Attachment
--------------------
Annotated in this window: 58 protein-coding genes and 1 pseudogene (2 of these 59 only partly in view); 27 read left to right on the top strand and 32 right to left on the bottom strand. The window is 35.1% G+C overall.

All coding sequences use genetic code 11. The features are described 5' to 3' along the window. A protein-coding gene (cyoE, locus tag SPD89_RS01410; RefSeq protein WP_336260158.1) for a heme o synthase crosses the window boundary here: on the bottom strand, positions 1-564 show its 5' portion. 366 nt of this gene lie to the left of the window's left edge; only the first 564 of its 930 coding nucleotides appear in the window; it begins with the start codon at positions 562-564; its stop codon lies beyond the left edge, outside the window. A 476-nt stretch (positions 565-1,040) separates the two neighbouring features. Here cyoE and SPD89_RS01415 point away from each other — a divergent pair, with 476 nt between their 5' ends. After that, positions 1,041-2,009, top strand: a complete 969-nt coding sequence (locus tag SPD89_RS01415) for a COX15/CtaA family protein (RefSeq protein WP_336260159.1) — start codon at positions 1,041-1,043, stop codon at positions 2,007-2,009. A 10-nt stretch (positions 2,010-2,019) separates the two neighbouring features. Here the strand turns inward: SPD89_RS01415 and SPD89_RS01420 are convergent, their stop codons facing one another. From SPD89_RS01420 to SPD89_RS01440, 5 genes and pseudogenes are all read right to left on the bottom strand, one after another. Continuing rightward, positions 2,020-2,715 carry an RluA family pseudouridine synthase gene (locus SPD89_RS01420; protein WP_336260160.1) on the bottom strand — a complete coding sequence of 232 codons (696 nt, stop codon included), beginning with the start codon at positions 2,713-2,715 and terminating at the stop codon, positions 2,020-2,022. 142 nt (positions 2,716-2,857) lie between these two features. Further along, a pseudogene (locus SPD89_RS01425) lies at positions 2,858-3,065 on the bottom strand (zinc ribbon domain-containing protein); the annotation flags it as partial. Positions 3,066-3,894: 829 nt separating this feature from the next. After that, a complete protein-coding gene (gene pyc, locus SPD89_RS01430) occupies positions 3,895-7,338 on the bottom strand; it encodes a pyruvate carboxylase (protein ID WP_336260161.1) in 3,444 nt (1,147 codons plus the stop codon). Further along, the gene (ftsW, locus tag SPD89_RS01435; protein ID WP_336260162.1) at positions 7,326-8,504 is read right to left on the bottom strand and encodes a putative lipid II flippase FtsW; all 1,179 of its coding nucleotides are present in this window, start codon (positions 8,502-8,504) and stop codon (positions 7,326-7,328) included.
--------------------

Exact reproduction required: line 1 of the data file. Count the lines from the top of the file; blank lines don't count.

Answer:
Annotated in this window: 58 protein-coding genes and 1 pseudogene (2 of these 59 only partly in view); 27 read left to right on the top strand and 32 right to left on the bottom strand. The window is 35.1% G+C overall.